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Fifty years ago, they were screwed-up kids sent to the Florida School for Boys to be straightened out. But now they are screwed-up men, scarred by the whippings they endured. Read the story and see a video and portrait gallery.
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Rocky past, uncertain future
The interim police chief expects to take action on Officer Terry Elliott by next week.
By JOHN FRANK and BARBARA BEHRENDT
Published May 23, 2007
BROOKSVILLE -- Police Officer Terry Elliott's rap sheet reads much like those of the suspects he arrests: harassment, lying to police, failing to appear in court and verbal abuse.
And those are just the infractions within the past six months. Internal documents released Tuesday by the Brooksville Police Department show a more troubling pattern of misconduct.
Since joining the force in August 2002, Elliott has run afoul of department standards more than a dozen times. He has been suspended three times; twice, supervisors recommended firing him. It is unclear in the records why then-police Chief Ed Tincher did not act on those recommendations.
Interim police Chief Frank Ross recently told Elliott that he has seen enough. In a letter sent May 15, Ross laid out the reasons for taking disciplinary action, noting Elliott's rocky performance but also his four commendations.
Ross would not discuss the details of the investigation but said he expects to make a decision about Elliott's future with the Police Department by next week.
Elliott, a squad leader who was once a Tampa police officer, did not return calls seeking comment Tuesday. But he defended his record in a conference Monday with Ross.
The officer's troubles are just the latest example of personnel turmoil that has roiled the halls of Brooksville city government. More than 200 pages of documents obtained by the St. Petersburg Times show that Elliott's questionable interactions with current and former city employees make him an integral but covert player in some recent controversies.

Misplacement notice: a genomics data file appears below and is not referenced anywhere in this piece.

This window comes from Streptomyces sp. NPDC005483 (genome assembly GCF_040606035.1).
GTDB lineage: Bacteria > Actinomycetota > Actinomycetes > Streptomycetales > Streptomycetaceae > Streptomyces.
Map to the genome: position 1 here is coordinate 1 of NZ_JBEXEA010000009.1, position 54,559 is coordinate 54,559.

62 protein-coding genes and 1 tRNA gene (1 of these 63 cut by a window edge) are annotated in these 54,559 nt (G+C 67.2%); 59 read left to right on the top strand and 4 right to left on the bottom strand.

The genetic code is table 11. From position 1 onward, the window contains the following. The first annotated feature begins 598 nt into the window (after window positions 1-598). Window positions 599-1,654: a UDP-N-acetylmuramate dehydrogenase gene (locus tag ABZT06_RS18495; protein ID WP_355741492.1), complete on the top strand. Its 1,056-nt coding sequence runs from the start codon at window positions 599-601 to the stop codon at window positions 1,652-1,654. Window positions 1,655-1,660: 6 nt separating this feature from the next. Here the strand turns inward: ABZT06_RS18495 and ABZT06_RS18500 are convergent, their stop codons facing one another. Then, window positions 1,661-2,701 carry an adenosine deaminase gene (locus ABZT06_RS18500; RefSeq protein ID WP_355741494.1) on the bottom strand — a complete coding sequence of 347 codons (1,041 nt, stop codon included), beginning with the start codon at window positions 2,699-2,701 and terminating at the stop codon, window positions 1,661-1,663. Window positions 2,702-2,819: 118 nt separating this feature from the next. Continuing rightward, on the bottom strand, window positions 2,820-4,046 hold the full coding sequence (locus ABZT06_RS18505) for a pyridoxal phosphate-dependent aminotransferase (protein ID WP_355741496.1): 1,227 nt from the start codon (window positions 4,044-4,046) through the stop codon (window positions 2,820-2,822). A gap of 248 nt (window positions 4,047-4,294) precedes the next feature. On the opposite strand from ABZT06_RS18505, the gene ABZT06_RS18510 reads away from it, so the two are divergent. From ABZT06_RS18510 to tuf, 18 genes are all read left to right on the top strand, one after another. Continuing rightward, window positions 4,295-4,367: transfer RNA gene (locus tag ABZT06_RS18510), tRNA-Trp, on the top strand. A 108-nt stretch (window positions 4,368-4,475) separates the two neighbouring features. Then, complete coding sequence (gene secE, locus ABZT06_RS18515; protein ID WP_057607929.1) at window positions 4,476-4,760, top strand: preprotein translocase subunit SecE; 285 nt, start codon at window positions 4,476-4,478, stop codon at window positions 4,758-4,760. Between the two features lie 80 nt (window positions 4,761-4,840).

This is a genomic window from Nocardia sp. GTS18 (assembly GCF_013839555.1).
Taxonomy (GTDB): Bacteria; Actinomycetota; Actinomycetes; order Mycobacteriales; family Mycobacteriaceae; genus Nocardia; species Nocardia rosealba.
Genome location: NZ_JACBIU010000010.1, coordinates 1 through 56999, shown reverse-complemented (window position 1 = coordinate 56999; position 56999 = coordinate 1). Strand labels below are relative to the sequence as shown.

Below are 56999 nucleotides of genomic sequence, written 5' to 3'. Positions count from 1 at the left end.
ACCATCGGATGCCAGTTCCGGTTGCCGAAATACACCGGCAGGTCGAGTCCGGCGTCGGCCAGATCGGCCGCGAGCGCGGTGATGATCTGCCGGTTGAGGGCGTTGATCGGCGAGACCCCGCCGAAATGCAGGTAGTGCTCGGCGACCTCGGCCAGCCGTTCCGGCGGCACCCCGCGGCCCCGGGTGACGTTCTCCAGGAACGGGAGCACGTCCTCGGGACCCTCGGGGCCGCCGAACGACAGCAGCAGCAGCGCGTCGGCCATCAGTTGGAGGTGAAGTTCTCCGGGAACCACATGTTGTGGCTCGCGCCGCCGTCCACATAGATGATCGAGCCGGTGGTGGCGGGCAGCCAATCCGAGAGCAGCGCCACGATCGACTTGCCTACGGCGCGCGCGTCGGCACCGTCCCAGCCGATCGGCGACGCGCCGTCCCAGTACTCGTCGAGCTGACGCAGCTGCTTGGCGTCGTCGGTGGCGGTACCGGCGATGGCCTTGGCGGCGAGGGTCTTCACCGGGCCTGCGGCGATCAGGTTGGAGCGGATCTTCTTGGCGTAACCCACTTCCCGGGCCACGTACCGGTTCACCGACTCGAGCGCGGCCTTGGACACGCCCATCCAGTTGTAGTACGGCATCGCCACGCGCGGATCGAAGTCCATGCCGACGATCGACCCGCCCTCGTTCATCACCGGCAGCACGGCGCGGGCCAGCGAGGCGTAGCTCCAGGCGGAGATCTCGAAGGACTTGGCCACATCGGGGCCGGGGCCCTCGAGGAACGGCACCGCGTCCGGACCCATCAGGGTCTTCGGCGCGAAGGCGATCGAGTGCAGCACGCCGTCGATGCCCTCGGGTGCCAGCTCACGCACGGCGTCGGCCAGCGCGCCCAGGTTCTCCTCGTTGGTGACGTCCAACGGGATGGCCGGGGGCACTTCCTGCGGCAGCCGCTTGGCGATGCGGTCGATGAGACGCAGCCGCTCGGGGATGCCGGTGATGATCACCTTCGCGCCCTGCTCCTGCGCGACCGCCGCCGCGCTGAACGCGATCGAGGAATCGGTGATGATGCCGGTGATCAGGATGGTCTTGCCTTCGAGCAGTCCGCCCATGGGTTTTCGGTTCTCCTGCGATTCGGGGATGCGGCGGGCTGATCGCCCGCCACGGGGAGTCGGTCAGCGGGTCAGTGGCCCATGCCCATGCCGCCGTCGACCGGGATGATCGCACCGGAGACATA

Elliott's involvement in the saga with embattled former police Chief Ed Tincher prompted the most prominent internal investigation into the officer's conduct.
Behind the scenes, the records show, Elliott did the bidding of former human resources director Ron Baker as Baker battled the Police Department that arrested him months earlier for giving Xanax to a co-worker.
Elliott made numerous attempts to get a former police detective to sign an affidavit that would have attacked Lt. Richard Hankins, Tincher's second in command. An attorney for the former detective sent a letter to the Police Department complaining of harassment, but Elliott said he called him only a few times.
Other investigations into Elliott's conduct in the past six months include accusations that the officer:
Lied and violated department policy by discussing an internal affairs investigation Dec. 9.
Gave an elected city official internal police documents Feb. 7 without telling supervisors.
Failed to appear in court March 5, which resulted in the judge dropping charges.
Insulted a female dispatcher April 27, calling her a "stupid b----."
In interviews with internal investigators, Elliott denied disclosing the internal affairs information and acknowledged passing on documents to the city official.
He also told supervisors he didn't call the dispatcher names; a recording device in a police car, however, recorded his comments.